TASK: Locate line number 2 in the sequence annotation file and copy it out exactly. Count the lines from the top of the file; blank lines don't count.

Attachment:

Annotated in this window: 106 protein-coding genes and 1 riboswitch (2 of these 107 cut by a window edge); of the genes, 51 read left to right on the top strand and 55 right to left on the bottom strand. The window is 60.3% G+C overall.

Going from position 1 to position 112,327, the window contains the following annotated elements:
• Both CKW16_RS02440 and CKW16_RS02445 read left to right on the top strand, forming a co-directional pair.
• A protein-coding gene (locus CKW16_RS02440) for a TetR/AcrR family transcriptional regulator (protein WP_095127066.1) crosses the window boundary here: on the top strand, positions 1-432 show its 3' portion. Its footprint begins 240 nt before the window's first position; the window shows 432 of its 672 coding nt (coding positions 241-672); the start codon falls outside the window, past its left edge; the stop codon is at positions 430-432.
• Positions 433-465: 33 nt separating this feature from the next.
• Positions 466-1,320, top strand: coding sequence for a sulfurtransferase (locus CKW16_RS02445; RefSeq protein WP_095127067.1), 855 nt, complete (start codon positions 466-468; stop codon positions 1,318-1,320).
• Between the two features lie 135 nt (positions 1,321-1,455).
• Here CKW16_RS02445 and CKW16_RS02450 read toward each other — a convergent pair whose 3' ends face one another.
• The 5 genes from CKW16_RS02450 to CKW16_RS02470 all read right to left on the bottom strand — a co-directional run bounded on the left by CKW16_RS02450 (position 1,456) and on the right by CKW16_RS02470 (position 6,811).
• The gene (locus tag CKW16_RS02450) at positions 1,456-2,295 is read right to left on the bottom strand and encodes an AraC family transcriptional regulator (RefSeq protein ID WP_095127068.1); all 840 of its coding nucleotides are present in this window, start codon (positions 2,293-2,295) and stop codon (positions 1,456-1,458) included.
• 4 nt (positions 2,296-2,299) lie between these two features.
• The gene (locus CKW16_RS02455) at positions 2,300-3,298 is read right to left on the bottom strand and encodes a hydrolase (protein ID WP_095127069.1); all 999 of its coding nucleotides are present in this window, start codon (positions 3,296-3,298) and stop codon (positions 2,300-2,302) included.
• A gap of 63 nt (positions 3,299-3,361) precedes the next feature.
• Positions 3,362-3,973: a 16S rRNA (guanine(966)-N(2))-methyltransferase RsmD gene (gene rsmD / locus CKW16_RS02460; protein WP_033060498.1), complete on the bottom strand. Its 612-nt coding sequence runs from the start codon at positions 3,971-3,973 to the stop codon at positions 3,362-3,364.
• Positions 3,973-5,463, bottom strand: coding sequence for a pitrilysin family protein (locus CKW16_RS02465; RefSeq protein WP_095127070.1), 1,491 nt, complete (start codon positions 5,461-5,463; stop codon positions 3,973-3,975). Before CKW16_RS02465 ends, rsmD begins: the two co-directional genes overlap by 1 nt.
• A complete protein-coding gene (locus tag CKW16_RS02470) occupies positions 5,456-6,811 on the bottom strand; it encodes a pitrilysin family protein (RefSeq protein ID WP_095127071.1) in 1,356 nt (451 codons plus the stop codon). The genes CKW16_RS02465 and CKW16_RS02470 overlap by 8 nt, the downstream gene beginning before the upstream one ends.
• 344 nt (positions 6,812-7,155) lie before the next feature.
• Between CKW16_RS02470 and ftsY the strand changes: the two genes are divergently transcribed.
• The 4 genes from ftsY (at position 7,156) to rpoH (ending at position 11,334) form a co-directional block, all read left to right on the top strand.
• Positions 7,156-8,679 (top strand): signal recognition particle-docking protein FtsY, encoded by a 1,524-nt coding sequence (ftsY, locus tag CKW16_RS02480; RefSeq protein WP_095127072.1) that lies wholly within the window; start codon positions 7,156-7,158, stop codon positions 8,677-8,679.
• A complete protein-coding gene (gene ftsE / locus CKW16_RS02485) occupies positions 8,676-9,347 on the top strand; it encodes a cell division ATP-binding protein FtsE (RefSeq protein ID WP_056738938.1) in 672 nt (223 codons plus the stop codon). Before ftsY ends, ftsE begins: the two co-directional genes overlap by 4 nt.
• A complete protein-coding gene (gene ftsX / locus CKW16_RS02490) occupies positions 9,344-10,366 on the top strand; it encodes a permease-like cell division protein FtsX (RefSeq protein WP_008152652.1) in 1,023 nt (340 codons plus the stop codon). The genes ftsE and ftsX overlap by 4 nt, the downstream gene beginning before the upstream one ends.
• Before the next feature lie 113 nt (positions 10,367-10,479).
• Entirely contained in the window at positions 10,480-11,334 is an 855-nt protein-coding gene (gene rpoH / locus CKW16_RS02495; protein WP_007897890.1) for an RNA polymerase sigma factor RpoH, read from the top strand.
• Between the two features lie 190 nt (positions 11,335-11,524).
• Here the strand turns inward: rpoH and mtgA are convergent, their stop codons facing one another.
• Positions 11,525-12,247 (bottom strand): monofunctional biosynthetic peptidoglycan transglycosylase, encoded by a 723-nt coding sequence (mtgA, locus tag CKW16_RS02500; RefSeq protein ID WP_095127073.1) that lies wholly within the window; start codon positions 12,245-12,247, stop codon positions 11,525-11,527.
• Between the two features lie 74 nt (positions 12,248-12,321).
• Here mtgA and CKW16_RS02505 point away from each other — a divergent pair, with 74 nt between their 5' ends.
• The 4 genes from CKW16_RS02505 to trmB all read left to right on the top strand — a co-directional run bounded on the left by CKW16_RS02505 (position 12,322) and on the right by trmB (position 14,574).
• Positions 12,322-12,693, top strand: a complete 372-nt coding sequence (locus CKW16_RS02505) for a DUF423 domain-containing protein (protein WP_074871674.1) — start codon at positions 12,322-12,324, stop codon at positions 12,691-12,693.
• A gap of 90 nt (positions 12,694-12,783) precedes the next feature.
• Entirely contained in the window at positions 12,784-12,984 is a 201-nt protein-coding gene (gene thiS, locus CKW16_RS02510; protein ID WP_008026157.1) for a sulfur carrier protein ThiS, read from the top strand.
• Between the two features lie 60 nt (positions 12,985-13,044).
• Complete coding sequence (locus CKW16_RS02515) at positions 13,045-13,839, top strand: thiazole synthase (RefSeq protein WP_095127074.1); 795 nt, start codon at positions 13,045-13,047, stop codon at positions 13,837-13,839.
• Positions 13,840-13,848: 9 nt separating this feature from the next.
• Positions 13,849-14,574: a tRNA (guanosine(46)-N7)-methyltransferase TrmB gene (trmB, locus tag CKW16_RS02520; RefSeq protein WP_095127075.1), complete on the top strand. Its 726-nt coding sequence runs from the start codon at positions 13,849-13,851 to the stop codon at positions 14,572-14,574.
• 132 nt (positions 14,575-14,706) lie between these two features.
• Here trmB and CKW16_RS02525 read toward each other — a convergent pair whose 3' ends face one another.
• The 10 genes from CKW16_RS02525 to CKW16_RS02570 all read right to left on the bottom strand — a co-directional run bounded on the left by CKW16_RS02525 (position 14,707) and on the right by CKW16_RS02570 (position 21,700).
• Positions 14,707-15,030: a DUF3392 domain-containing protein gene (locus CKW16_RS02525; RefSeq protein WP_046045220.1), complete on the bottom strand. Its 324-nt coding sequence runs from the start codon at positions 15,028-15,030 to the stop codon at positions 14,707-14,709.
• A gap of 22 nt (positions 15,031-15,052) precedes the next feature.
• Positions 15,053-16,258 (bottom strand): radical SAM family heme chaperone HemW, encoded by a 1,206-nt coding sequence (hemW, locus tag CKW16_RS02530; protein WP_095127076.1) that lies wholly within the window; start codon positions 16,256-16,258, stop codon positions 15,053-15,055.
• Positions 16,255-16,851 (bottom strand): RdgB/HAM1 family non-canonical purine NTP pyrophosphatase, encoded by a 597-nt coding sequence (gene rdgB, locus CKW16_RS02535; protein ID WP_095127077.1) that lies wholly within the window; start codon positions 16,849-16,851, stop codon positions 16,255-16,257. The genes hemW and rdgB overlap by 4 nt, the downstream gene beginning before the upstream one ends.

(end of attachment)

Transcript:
Going from position 1 to position 112,327, the window contains the following annotated elements: